In amongst the trees I got to do what I like to do best and climb, scratch, and run up and down shouting RAWR! It is good to keep up these predatory skills in case I come across an edible fluttering in the tree, or hiding on a branch. Today was particularly lacking in things to eat, however. As usual hooman never bothered bringing any edibles with him. He is a neglectful fellow.

I spot an edible! Nope, just a fluttering old leaf

In between trees I have to use the path. Hooman tells me that during the Vietnam war, this trail was used by the Viet-kitty to transport weapons, and catnip to their frontline gorilla troops. I do not understand why apex-predators like kitties would need the help of Gorillas?

No Gorillas were spotted. Mind you it wasn’t misty

Hooman is always impressed by my off-road ability. I have to explain to him that cats have inbuilt 4xPaw. This gives us traction humans can only dream about when traversing rough terrain.

4xPaw in action in hill descent mode

4xPaw is not only usable on steep hilly ascents, and descents, but we can also use it up vertical surfaces. I had to demonstrate that kitty-claw-paws is a feature cats have, but humans do not. Hooman said that he too has ‘nails’ on his club-feet, but mine are clearly superior.

Look at them. Just look at them. Not only can I use them to climb, but I can use them to scratch and disembowel.

Cats have inbuilt crampons

Out in the fields, crampons are of no use at all, (unless a worm, or wildebeest crosses my path, in which case out they come, and they go in my tummy). It is a tree-free environment out here, with fields all muddy from ploughs.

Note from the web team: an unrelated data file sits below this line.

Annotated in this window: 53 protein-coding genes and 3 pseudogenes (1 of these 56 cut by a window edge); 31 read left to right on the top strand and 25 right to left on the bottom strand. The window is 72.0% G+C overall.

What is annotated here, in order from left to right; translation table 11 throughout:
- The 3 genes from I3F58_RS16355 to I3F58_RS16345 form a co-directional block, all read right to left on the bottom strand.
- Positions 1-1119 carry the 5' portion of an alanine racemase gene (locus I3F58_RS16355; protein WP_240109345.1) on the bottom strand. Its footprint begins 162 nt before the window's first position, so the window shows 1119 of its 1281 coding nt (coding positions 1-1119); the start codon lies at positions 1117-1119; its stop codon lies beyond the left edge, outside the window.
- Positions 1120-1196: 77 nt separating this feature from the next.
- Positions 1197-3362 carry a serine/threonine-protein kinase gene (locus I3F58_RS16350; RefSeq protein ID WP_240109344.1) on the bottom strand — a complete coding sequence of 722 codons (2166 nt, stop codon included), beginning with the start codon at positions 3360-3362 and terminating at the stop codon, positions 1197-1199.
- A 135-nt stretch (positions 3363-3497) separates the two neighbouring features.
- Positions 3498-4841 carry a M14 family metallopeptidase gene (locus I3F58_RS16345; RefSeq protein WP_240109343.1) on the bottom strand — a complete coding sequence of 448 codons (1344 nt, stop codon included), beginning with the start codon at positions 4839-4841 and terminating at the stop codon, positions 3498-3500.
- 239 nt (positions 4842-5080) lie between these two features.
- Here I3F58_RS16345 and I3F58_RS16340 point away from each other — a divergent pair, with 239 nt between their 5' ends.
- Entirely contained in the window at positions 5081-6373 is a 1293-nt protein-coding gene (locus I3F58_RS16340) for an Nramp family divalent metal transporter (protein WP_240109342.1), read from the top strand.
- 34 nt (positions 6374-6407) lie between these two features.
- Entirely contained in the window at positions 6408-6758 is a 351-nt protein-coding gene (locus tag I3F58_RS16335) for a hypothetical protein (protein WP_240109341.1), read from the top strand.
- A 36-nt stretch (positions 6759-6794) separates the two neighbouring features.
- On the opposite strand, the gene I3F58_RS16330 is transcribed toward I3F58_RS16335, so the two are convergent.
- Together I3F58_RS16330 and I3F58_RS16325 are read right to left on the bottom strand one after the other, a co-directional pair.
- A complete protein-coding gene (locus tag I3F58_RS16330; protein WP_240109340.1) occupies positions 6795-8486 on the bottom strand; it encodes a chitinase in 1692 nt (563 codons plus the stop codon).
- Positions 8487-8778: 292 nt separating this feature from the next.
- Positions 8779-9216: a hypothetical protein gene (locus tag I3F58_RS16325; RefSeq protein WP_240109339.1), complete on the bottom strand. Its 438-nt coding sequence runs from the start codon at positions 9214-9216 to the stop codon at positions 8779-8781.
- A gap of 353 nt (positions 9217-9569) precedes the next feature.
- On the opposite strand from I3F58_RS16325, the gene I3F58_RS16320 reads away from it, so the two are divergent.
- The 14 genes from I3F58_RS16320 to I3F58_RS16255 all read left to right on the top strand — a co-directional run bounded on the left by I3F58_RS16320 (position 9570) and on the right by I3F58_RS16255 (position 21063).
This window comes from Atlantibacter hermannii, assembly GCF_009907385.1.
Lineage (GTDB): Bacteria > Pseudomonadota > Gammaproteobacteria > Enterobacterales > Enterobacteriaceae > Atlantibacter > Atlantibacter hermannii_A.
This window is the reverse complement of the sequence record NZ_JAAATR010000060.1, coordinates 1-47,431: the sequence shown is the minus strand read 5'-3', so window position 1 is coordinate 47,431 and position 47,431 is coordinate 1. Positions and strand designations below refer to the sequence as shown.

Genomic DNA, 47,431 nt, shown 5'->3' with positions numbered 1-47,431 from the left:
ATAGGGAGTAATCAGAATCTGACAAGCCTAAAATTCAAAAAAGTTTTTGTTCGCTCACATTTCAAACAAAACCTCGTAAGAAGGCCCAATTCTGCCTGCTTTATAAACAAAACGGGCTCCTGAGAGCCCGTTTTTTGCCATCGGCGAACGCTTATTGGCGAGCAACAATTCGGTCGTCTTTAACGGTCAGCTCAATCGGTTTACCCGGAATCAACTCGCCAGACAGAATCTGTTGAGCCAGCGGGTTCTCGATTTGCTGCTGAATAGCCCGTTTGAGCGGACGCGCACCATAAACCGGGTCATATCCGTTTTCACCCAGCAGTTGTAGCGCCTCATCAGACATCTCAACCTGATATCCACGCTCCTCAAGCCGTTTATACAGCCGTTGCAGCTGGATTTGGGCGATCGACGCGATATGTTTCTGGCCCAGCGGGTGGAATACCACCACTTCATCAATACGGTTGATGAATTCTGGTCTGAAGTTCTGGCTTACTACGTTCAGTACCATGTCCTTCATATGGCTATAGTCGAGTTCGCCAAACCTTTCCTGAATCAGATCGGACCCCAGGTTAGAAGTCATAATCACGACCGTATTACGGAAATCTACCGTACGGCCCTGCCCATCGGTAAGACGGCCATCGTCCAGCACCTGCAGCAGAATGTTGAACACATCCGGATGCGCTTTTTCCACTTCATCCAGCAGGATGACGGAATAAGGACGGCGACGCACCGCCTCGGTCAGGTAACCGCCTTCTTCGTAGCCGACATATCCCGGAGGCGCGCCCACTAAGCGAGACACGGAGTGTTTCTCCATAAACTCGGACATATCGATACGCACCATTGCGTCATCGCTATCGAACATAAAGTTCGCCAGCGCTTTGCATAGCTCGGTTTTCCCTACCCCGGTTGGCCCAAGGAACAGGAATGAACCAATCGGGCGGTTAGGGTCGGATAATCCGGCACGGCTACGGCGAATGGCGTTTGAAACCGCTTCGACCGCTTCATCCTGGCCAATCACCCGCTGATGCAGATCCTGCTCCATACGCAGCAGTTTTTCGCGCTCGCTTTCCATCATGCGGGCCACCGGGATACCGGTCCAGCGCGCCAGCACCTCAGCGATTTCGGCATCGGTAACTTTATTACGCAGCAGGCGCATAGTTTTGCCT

Follow the leader

Back in the trees I led hooman on a topsy-turvy route going from tree to tree, sniffing everything I found, and charging up them at regular intervals screaming a battle charge as I went, (to hooman’s ears it sounds a lot like a meow).

I am being alert. The world needs lerts

Hooman utters the dreaded words… “Home time”… Granted, as a cat I can do whatever the hell I want as I have claws, but this always makes me a little bit grumpy.

Hooman said it was time to go home… *Sadface*

Although the hooman is a hooman, and therefore inherently quite useless in most situations, he does have the occasional use, especially when I am feeling lazy. I will quite happily climb up his legs, and torso, normally making him wince as my crampons are quite sharp, and will find a way to get head first into his normally warm top, where I can get myself comfortable enough with a nice view of my surroundings in case an edible come within striking range.

Hooman is not entirely useless on these jaunts. He can sometimes be used as some sort of bus

The only problem with this is when I do spot something, and then it is action stations! This often results in muttering such as “Ow, you little bastard, less of the claws, dammit!” or something similar as I scramble out of my comfortable spot and charge off into the undergrowth hunting whatever furocious beast I have spotted for my tummy.

I spotted a moth, or a wildebeest, or a crocodile, or something!

We often go past the sandpit. There are beasts of mystery in here. Hooman said that you have to be wary of the Sandpeople. They are apparently easily scared, but they’ll be back, and in greater numbers. On top of the Sandpeople the Sand-worms, hunting down the spice, will hear me plodding about on the sand if I am not very, very cat-like, and soft of paw…

Hooman told me to stay on the rocks, as the sand-worms can feel my footsteps

And so, we trundled off home. I sat on hooman’s shoulder for the last part, like a really awesome Pirate’s parrot, on a really crap pirate.

Hooman makes a suitable tree-like viewing platform when there are few trees about

If you were wondering where The Wally was in all of this. He was at home, sat in his bush, after he decided to take humans socks and toilet paper out in the middle of the night, and scatter it about in lieu of some snow. No walks for him this day!

Until next time…